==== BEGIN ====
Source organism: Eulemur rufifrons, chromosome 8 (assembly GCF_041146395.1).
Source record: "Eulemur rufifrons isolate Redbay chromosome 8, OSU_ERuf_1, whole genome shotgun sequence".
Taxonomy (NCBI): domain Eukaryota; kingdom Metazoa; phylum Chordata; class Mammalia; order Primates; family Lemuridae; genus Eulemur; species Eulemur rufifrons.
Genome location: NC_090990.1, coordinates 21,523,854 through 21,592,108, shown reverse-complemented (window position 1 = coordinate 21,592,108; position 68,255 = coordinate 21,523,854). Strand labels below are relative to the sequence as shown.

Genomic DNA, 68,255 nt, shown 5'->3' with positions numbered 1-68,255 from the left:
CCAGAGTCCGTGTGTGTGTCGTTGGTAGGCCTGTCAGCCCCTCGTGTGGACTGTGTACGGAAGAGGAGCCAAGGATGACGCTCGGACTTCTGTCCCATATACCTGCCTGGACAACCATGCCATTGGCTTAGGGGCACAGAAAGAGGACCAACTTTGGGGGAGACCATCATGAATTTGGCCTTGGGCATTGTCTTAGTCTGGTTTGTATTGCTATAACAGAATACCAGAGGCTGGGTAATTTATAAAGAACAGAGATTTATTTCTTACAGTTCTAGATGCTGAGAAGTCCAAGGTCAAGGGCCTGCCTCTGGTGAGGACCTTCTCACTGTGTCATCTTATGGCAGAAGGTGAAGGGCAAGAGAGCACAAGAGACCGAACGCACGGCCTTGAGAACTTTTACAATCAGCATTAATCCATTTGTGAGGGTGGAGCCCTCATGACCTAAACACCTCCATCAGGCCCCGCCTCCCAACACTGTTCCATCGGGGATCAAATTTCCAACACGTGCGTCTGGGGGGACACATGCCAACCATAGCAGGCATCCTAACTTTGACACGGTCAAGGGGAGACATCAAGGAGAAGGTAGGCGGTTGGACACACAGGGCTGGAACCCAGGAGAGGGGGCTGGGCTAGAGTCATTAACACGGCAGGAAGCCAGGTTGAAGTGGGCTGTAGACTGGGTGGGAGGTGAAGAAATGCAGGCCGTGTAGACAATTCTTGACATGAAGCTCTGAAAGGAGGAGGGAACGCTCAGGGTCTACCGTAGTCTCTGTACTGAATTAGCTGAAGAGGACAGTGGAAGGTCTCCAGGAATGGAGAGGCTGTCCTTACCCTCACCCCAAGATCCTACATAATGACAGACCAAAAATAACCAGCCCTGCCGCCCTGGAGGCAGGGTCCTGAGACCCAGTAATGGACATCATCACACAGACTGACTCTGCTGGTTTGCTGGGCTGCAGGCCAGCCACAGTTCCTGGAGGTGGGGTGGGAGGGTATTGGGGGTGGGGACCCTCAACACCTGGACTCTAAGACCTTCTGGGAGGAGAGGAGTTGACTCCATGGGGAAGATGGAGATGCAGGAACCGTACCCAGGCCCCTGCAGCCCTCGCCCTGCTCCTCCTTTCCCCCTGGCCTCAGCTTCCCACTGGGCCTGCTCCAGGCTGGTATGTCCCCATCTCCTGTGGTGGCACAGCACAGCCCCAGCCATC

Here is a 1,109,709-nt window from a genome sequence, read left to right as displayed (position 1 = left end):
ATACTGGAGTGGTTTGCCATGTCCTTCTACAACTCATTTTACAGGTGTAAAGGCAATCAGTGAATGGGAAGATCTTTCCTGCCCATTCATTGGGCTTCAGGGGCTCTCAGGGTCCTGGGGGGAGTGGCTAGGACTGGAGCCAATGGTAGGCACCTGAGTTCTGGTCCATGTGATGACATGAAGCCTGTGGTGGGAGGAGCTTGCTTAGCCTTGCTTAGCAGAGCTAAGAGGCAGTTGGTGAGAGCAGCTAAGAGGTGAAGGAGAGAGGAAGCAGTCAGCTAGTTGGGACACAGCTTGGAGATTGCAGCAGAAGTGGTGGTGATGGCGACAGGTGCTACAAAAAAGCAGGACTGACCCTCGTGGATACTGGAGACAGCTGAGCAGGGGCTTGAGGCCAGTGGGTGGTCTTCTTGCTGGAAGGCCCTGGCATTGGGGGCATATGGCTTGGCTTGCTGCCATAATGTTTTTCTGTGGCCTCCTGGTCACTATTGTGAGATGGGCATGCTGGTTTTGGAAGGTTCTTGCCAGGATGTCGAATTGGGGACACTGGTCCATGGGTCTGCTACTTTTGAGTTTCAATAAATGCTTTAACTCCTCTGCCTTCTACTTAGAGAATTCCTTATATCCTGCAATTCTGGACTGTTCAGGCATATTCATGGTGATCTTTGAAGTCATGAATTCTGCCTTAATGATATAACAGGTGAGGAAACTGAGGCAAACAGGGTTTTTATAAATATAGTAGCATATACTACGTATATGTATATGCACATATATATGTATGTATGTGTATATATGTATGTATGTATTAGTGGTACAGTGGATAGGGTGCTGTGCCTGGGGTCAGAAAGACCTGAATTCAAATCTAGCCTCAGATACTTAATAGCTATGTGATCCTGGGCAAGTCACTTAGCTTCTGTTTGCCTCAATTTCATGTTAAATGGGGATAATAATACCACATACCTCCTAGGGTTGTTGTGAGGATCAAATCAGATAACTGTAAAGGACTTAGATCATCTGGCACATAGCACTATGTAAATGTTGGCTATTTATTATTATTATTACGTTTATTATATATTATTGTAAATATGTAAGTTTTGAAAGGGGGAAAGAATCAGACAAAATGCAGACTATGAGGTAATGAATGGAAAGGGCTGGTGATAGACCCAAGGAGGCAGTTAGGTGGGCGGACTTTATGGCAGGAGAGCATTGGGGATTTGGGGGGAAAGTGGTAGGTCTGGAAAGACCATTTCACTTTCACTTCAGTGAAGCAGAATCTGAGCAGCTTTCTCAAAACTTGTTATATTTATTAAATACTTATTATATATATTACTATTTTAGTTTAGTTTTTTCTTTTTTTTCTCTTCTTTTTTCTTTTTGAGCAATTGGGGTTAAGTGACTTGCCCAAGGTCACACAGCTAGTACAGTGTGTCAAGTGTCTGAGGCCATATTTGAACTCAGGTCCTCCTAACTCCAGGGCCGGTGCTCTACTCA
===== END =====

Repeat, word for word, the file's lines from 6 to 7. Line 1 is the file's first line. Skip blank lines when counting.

CCAGAGTCCGTGTGTGTGTCGTTGGTAGGCCTGTCAGCCCCTCGTGTGGACTGTGTACGGAAGAGGAGCCAAGGATGACGCTCGGACTTCTGTCCCATATACCTGCCTGGACAACCATGCCATTGGCTTAGGGGCACAGAAAGAGGACCAACTTTGGGGGAGACCATCATGAATTTGGCCTTGGGCATTGTCTTAGTCTGGTTTGTATTGCTATAACAGAATACCAGAGGCTGGGTAATTTATAAAGAACAGAGATTTATTTCTTACAGTTCTAGATGCTGAGAAGTCCAAGGTCAAGGGCCTGCCTCTGGTGAGGACCTTCTCACTGTGTCATCTTATGGCAGAAGGTGAAGGGCAAGAGAGCACAAGAGACCGAACGCACGGCCTTGAGAACTTTTACAATCAGCATTAATCCATTTGTGAGGGTGGAGCCCTCATGACCTAAACACCTCCATCAGGCCCCGCCTCCCAACACTGTTCCATCGGGGATCAAATTTCCAACACGTGCGTCTGGGGGGACACATGCCAACCATAGCAGGCATCCTAACTTTGACACGGTCAAGGGGAGACATCAAGGAGAAGGTAGGCGGTTGGACACACAGGGCTGGAACCCAGGAGAGGGGGCTGGGCTAGAGTCATTAACACGGCAGGAAGCCAGGTTGAAGTGGGCTGTAGACTGGGTGGGAGGTGAAGAAATGCAGGCCGTGTAGACAATTCTTGACATGAAGCTCTGAAAGGAGGAGGGAACGCTCAGGGTCTACCGTAGTCTCTGTACTGAATTAGCTGAAGAGGACAGTGGAAGGTCTCCAGGAATGGAGAGGCTGTCCTTACCCTCACCCCAAGATCCTACATAATGACAGACCAAAAATAACCAGCCCTGCCGCCCTGGAGGCAGGGTCCTGAGACCCAGTAATGGACATCATCACACAGACTGACTCTGCTGGTTTGCTGGGCTGCAGGCCAGCCACAGTTCCTGGAGGTGGGGTGGGAGGGTATTGGGGGTGGGGACCCTCAACACCTGGACTCTAAGACCTTCTGGGAGGAGAGGAGTTGACTCCATGGGGAAGATGGAGATGCAGGAACCGTACCCAGGCCCCTGCAGCCCTCGCCCTGCTCCTCCTTTCCCCCTGGCCTCAGCTTCCCACTGGGCCTGCTCCAGGCTGGTATGTCCCCATCTCCTGTGGTGGCACAGCACAGCCCCAGCCATC

Here is a 1,109,709-nt window from a genome sequence, read left to right as displayed (position 1 = left end):